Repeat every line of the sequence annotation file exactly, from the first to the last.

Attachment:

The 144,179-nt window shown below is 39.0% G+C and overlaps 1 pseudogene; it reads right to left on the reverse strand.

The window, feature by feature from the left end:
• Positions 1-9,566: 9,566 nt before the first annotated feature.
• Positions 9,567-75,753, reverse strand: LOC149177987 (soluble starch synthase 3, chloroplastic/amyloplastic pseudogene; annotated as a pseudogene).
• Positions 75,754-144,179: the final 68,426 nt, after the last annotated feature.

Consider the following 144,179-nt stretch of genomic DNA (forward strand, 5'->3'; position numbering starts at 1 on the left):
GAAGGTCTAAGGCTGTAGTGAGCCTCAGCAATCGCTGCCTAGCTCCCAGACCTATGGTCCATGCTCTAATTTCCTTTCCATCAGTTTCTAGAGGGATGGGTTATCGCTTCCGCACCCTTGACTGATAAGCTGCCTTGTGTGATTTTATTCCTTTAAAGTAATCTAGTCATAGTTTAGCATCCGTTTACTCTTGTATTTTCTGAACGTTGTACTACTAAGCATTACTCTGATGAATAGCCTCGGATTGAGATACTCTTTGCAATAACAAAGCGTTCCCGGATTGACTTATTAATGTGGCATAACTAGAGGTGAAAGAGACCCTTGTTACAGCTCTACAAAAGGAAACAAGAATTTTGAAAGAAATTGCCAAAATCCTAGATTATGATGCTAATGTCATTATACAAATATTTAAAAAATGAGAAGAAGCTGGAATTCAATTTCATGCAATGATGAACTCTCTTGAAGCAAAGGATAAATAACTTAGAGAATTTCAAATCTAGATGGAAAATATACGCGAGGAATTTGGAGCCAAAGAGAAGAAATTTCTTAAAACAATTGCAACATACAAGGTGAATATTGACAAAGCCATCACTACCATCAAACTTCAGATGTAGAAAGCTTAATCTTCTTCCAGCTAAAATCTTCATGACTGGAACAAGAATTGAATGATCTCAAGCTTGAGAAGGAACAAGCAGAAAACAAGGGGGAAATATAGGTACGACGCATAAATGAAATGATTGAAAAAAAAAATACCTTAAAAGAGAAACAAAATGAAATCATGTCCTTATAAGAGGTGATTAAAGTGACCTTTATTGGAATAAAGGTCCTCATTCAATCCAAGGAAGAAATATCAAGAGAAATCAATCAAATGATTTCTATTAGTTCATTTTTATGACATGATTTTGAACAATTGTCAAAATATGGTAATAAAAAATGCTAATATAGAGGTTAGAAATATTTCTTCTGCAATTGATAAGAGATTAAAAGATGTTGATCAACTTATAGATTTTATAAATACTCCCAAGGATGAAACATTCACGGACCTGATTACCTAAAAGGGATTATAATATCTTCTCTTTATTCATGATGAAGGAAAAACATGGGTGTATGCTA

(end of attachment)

The 144,179-nt window shown below is 39.0% G+C and overlaps 1 pseudogene; it reads right to left on the reverse strand.

The window, feature by feature from the left end:
• Positions 1-9,566: 9,566 nt before the first annotated feature.
• Positions 9,567-75,753, reverse strand: LOC149177987 (soluble starch synthase 3, chloroplastic/amyloplastic pseudogene; annotated as a pseudogene).
• Positions 75,754-144,179: the final 68,426 nt, after the last annotated feature.

Consider the following 144,179-nt stretch of genomic DNA (forward strand, 5'->3'; position numbering starts at 1 on the left):
GAAGGTCTAAGGCTGTAGTGAGCCTCAGCAATCGCTGCCTAGCTCCCAGACCTATGGTCCATGCTCTAATTTCCTTTCCATCAGTTTCTAGAGGGATGGGTTATCGCTTCCGCACCCTTGACTGATAAGCTGCCTTGTGTGATTTTATTCCTTTAAAGTAATCTAGTCATAGTTTAGCATCCGTTTACTCTTGTATTTTCTGAACGTTGTACTACTAAGCATTACTCTGATGAATAGCCTCGGATTGAGATACTCTTTGCAATAACAAAGCGTTCCCGGATTGACTTATTAATGTGGCATAACTAGAGGTGAAAGAGACCCTTGTTACAGCTCTACAAAAGGAAACAAGAATTTTGAAAGAAATTGCCAAAATCCTAGATTATGATGCTAATGTCATTATACAAATATTTAAAAAATGAGAAGAAGCTGGAATTCAATTTCATGCAATGATGAACTCTCTTGAAGCAAAGGATAAATAACTTAGAGAATTTCAAATCTAGATGGAAAATATACGCGAGGAATTTGGAGCCAAAGAGAAGAAATTTCTTAAAACAATTGCAACATACAAGGTGAATATTGACAAAGCCATCACTACCATCAAACTTCAGATGTAGAAAGCTTAATCTTCTTCCAGCTAAAATCTTCATGACTGGAACAAGAATTGAATGATCTCAAGCTTGAGAAGGAACAAGCAGAAAACAAGGGGGAAATATAGGTACGACGCATAAATGAAATGATTGAAAAAAAAAATACCTTAAAAGAGAAACAAAATGAAATCATGTCCTTATAAGAGGTGATTAAAGTGACCTTTATTGGAATAAAGGTCCTCATTCAATCCAAGGAAGAAATATCAAGAGAAATCAATCAAATGATTTCTATTAGTTCATTTTTATGACATGATTTTGAACAATTGTCAAAATATGGTAATAAAAAATGCTAATATAGAGGTTAGAAATATTTCTTCTGCAATTGATAAGAGATTAAAAGATGTTGATCAACTTATAGATTTTATAAATACTCCCAAGGATGAAACATTCACGGACCTGATTACCTAAAAGGGATTATAATATCTTCTCTTTATTCATGATGAAGGAAAAACATGGGTGTATGCTA